Download presentation

Presentation is loading. Please wait.

Published byBrock Horney Modified over 4 years ago

1
**Motion In Two Dimensions can be considered constant.**

Projectile Motion Motion In Two Dimensions We restrict ourselves to objects thrown near the Earth’s surface so that gravity can be considered constant.

2
**Projectile motion refers to the motion of an**

object that is thrown, or projected into the air at an angle. The motion of a projectile is determined only by the object’s initial velocity and gravity.

3
**Projectile motion applies to sports.**

4
**Projectile motion applies to destructive**

projectiles.

5
**Projectile motion is a combination of horizontal motion and vertical motion.**

The horizontal motion of a projectile is constant because no gravitational force acts horizontally

6
**The vertical motion of a projectile is nothing more than free fall**

with a constant downward acceleration due to gravity.

7
**The vertical motion of a projected object is independent of its horizontal motion.**

9
**A projectile moves horizontally with constant velocity**

while being accelerated vertically. The result is a motion in a curved path.

10
**The path of a projectile is called its trajectory.**

The trajectory of a projectile in free fall is a parabola.

11
**A projectile, once projected, continues in**

motion by its own inertia and is influenced only by the downward force of gravity.

12
An object projected horizontally will reach the ground in the same time as an object dropped vertically. No matter how large the horizontal velocity is, the downward pull of gravity is always the same.

14
**The cannonball falls the same amount of distance as it did when it was merely dropped from rest**

15
**Horizontally launched projectile**

Horizontal velocity is constant. Vertical velocity is changing due to gravitational acceleration.. The SIZE of the arrows indicate the magnitude.

16
**Vertically launched projectile**

The horizontal velocity component remains the same size throughout the entire motion of the cannonball. The SIZE of the arrows indicate the magnitude.

17
**Projectiles launched at different angles.**

18
Sports Trivia Maximum range is achieved if the projectile is fired at an angle of 45 degrees with respect to the horizontal.

21
Wignall’s note: The velocities on the way down should be NEGATIVE velocities!

22
**In Conclusion A projectile is any object upon which the only force**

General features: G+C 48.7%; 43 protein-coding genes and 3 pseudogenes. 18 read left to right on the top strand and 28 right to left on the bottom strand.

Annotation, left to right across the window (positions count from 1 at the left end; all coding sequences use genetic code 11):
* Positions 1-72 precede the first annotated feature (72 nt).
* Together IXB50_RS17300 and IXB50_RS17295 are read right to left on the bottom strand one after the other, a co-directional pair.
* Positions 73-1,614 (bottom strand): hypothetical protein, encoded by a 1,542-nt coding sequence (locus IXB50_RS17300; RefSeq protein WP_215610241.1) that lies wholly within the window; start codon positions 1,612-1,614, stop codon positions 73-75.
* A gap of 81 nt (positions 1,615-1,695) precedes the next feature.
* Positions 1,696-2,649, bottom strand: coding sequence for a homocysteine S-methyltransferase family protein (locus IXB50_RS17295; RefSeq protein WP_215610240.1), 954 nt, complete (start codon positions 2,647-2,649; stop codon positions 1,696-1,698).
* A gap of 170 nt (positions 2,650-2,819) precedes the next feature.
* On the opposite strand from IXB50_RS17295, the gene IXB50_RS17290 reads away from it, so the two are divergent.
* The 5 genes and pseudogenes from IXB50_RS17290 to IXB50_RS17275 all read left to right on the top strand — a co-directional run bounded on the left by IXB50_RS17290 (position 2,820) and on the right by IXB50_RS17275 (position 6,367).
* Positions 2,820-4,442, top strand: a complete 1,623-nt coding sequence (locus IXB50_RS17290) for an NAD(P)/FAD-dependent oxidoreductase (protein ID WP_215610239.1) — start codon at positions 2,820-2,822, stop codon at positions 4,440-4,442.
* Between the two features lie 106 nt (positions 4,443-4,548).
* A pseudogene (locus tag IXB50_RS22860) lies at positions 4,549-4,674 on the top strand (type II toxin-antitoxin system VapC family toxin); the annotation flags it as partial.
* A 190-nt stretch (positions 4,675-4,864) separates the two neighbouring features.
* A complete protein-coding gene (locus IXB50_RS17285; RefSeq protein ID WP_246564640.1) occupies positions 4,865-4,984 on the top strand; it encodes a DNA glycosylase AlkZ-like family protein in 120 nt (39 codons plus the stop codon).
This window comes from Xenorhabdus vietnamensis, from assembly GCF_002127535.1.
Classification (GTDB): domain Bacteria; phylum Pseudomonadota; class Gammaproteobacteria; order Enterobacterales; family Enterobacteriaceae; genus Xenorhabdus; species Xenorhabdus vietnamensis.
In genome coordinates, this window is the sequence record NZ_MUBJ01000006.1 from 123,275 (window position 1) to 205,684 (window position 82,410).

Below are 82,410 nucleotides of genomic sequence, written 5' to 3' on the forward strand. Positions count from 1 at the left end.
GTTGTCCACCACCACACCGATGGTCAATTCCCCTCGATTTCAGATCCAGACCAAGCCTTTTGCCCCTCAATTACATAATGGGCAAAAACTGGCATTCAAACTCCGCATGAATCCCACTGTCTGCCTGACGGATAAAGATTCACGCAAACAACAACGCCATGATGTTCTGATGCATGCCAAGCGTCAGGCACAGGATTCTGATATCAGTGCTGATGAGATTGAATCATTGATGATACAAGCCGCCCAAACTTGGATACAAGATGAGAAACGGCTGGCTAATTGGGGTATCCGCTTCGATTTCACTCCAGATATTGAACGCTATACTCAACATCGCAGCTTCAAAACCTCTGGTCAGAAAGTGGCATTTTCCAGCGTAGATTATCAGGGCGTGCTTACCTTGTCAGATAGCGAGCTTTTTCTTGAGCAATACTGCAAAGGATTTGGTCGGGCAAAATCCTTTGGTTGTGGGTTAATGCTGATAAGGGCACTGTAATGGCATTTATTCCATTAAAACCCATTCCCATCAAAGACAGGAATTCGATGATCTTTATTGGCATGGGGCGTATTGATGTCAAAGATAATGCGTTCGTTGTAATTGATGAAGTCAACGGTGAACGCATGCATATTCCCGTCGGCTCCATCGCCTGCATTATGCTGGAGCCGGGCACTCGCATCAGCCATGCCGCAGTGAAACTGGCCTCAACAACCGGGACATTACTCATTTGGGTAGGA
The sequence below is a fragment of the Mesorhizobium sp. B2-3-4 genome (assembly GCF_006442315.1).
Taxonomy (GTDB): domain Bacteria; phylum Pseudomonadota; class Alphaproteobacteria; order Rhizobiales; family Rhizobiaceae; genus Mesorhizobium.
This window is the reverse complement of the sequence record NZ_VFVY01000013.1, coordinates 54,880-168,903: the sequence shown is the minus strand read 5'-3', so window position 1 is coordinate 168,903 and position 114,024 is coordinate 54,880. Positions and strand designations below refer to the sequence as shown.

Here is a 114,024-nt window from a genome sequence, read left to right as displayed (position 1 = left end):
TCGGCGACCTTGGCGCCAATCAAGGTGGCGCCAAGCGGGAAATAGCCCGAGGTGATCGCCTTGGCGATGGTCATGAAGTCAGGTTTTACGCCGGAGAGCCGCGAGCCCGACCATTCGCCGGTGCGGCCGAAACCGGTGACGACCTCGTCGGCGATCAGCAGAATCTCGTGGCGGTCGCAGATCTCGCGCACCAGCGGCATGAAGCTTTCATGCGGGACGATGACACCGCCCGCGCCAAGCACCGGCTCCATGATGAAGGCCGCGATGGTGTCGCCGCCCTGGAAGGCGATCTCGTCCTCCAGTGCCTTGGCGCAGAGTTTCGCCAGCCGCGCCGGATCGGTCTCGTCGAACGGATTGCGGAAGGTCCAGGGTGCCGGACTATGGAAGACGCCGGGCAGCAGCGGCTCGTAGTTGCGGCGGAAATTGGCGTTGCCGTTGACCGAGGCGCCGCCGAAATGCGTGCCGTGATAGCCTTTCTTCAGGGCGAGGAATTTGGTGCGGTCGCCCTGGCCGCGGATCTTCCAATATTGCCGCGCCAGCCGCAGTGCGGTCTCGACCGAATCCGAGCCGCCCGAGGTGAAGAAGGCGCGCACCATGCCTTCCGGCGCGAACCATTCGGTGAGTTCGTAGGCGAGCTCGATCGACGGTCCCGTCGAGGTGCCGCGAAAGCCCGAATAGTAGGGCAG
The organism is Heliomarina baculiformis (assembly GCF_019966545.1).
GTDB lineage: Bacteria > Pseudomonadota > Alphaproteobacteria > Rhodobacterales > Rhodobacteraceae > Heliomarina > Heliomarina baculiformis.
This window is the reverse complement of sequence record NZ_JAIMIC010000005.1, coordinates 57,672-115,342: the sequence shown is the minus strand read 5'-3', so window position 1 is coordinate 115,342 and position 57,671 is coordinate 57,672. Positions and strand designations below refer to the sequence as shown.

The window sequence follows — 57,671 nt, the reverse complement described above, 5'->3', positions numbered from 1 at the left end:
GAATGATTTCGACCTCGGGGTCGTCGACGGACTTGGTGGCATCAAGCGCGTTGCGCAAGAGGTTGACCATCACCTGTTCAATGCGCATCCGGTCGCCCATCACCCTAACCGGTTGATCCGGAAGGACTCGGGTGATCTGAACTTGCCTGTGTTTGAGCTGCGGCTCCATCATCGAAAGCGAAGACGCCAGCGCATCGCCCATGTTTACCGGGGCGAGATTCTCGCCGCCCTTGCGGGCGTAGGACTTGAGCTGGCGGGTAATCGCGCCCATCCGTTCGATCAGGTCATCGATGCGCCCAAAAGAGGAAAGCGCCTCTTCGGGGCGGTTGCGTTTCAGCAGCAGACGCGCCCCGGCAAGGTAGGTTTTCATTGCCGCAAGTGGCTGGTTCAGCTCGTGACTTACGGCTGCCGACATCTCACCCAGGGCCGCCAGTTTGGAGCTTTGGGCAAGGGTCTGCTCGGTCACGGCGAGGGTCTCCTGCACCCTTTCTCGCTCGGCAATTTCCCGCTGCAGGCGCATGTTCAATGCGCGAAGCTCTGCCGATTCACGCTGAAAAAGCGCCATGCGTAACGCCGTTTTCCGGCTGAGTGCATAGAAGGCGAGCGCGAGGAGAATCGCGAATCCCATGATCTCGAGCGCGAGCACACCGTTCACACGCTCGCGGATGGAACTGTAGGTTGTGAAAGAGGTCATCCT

is gravity. Projectiles travel with a parabolic trajectory due to the influence of gravity. There are no horizontal forces acting upon projectiles and thus no horizontal acceleration. The horizontal velocity of a projectile is constant. there is a vertical acceleration caused by gravity (9.8 m/s2) The horizontal motion of a projectile is independent of its vertical motion.

23
**Test your knowledge Suppose a snowmobile is equipped with a**

flare launcher which is capable of launching a sphere vertically. If the snowmobile is in motion and launches the flare and maintains a constant horizontal velocity after the launch, then where will the flare land (neglect air resistance)?

25
**Test your knowledge Suppose an airplane drops a flare while it**

is moving at constant horizontal speed at an elevated height. Assuming that air resistance is negligible, where will the flare land relative to the plane? A. Directly below the plane. B. Below the plane and ahead of it. C. Below plane and behind it.

27
**Why does the horizontal component of a**

projectile’s motion remain constant? Because no force acts on it horizontally.

28
**Why does the vertical component of a projectile’s motion undergo change?**

Because gravity is pulling it downward.

29
**A projectile is launched vertically at 100 m/s**

A projectile is launched vertically at 100 m/s. If air resistance can be neglected, at what speed does it return to its initial level? -100 m/s

Similar presentations

© 2019 SlidePlayer.com Inc.

All rights reserved.

To make this website work, we log user data and share it with processors. To use this website, you must agree to our Privacy Policy, including cookie policy.

Ads by Google